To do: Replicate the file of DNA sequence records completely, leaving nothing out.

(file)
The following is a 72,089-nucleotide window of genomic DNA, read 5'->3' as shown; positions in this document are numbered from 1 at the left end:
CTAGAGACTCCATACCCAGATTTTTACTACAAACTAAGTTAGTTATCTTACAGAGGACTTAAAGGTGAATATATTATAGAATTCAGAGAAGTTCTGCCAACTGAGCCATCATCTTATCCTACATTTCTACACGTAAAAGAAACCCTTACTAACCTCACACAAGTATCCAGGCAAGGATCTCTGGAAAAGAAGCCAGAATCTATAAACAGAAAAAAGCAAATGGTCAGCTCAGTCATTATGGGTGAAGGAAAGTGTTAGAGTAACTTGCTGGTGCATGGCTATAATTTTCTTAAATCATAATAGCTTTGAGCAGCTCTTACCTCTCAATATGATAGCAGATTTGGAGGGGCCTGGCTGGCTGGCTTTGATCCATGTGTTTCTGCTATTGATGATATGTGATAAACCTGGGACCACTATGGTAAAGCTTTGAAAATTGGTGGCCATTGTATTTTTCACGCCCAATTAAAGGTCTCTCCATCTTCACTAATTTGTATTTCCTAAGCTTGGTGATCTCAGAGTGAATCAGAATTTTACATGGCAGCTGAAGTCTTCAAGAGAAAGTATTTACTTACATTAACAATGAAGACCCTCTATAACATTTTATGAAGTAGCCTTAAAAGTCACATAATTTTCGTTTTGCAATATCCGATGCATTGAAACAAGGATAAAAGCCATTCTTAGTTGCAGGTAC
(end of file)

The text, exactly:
The following is a 72,089-nucleotide window of genomic DNA, read 5'->3' as shown; positions in this document are numbered from 1 at the left end:
CTAGAGACTCCATACCCAGATTTTTACTACAAACTAAGTTAGTTATCTTACAGAGGACTTAAAGGTGAATATATTATAGAATTCAGAGAAGTTCTGCCAACTGAGCCATCATCTTATCCTACATTTCTACACGTAAAAGAAACCCTTACTAACCTCACACAAGTATCCAGGCAAGGATCTCTGGAAAAGAAGCCAGAATCTATAAACAGAAAAAAGCAAATGGTCAGCTCAGTCATTATGGGTGAAGGAAAGTGTTAGAGTAACTTGCTGGTGCATGGCTATAATTTTCTTAAATCATAATAGCTTTGAGCAGCTCTTACCTCTCAATATGATAGCAGATTTGGAGGGGCCTGGCTGGCTGGCTTTGATCCATGTGTTTCTGCTATTGATGATATGTGATAAACCTGGGACCACTATGGTAAAGCTTTGAAAATTGGTGGCCATTGTATTTTTCACGCCCAATTAAAGGTCTCTCCATCTTCACTAATTTGTATTTCCTAAGCTTGGTGATCTCAGAGTGAATCAGAATTTTACATGGCAGCTGAAGTCTTCAAGAGAAAGTATTTACTTACATTAACAATGAAGACCCTCTATAACATTTTATGAAGTAGCCTTAAAAGTCACATAATTTTCGTTTTGCAATATCCGATGCATTGAAACAAGGATAAAAGCCATTCTTAGTTGCAGGTAC